There’s no reason to assign blame when an engagement is broken off. Better, in fact, for a couple to realize that marriage isn’t going to work before all the complications that come with marriage come into play. Most of us aren’t ready to be married in our 20s. Or our 30s, for that matter.

McIlroy is more comfortable now with his equipment. He is still searching for consistency with his putter but he was doing the same thing when he was ranked No. 1. He may be closer to stability with his management team.

All those issues pale, though, in comparison to feeling as if something is wrong with your personal life. The worst thing anyone can deal with is a problem regarding one of your children. The second-worst is a problem with your spouse or loved one. Clearly, McIlroy has been trying to figure out what is the best thing for him and for Wozniacki for a while now. The fact that he would decide it was time to cut the cord only days after wedding invitations were sent out makes it seem this was a decision he agonized about.

Chances are, he won’t put it behind him right away. He said Wednesday that he looked forward to escaping when he gets between the ropes and focusing just on golf. That won’t be easy.

But in time, it will get easier. And then, maybe in the not-too-distant future, we may again see the Rory McIlroy who lit up his sport in 2011 and 2012. It would be a welcome sight. 

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Paisley (61) leads Web.com Tour Championship

By Associated PressSeptember 20, 2018, 11:56 pm

ATLANTIC BEACH, Fla. – Chris Paisley birdied four of the last five holes for a 10-under 61 and the first-round lead Thursday in the season-ending Web.com Tour Championship.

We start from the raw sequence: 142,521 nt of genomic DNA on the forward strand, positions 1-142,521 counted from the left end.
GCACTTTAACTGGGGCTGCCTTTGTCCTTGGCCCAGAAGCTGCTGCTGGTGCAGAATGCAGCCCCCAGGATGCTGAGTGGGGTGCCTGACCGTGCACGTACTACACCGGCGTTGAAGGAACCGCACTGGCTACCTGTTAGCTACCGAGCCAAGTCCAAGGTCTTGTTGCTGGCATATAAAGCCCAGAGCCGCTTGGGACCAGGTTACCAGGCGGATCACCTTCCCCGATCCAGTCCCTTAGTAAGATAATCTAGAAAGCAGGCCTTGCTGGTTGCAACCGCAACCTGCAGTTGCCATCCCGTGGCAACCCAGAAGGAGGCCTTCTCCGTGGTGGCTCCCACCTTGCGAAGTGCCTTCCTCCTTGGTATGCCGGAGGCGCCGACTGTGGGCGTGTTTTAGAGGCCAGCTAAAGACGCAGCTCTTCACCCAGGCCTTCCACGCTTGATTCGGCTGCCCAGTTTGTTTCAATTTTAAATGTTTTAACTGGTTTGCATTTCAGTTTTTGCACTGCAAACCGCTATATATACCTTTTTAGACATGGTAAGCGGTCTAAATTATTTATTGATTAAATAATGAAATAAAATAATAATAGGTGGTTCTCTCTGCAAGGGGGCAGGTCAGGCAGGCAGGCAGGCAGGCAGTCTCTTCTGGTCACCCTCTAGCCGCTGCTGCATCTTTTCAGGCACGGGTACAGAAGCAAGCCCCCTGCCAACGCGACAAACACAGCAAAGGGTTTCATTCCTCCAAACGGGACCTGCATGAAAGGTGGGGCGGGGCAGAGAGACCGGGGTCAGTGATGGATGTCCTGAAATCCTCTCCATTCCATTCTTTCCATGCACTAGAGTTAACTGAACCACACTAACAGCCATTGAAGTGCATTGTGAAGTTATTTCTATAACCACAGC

The South African Open winner in January for his first European Tour title, Paisley played the back nine first at Atlantic Beach Country Club, holing a bunker shot for an eagle on the par-5 18th. On the front nine, he birdied the par-3 fifth and finished with three straight birdies.

''I think just all around was really good,'' Paisley said. ''I hit it well off the tee, which gave me a lot of kind of short irons into the greens and opportunities. I hit a lot of really good iron shots close, and then a few other bonus kind of things happened where I holed the bunker shot on 18 and holed a long putt on No. 8.''

The 32-year-old Englishman missed the cuts in the first three Web.com Tour Finals events after getting into the series as a non-member PGA Tour with enough money to have placed in the top 200 in the FedEx Cup. The final card went for $40,625 last year, with Paisley needs to finish in a two-way tie for fourth or better to mathematically have a chance to secure one of the 25 PGA Tour at stake.


Full-field scores from the Web.com Tour Championship


''The nice thing was I won early in the year in Europe,'' said Paisley, a former University of Tennessee player. ''I've got the first two Final series events locked up, I think I'm in those. I'm not guaranteed to be in Dubai yet. But I just thought we have a house over here, my wife's American, my goal is to try to get on the PGA Tour, so it was a perfect opportunity to try and do it.''

Cameron Tringale and Canadian Ben Silverman were two strokes back at 63. Tringale is tied for 83rd in the PGA Tour card race with $2,660, and Silverman is tied for 85th at $2,600.

''I hit a lot of good shots and made some good putts,'' Silverman said. ''Actually, it could have been lower, but I'm not complaining. Missed a couple putts inside 6x feet, but I'm not complaining at all, it was a great round.''

Lucas Glover was at 64 with Ben Crane, Nicholas Lindheim, Matt Every, Trevor Cone, Denny McCarthy, Carlos Ortiz and Jose de Jesus Rodriguez. Carlos Ortiz and Jose de Jesus Rodriguez earned PGA Tour cards as top-25 finishers on the Web.com Tour regular-season money list, and McCarthy has made $75,793 in the first three Finals events to also wrap up a card. In the race for the 25 cards, Lindholm is 19th with $35,836, Every 30th with $25,733, Glover 40th with $17,212, and Cone 59th with $8,162

The series features the top 75 players from the Web.com regular-season money list, Nos. 126-200 in the PGA Tour's FedEx Cup standings, and Paisley and other non-members with enough money to have placed in the top 200. The top-25 finishers on the Web.com regular-season money list are competing against each other for tour priority, with regular-season earnings counting in their totals. The other players are fighting for the 25 cards based on series earnings.

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McIlroy likely to join PGA Tour PAC next year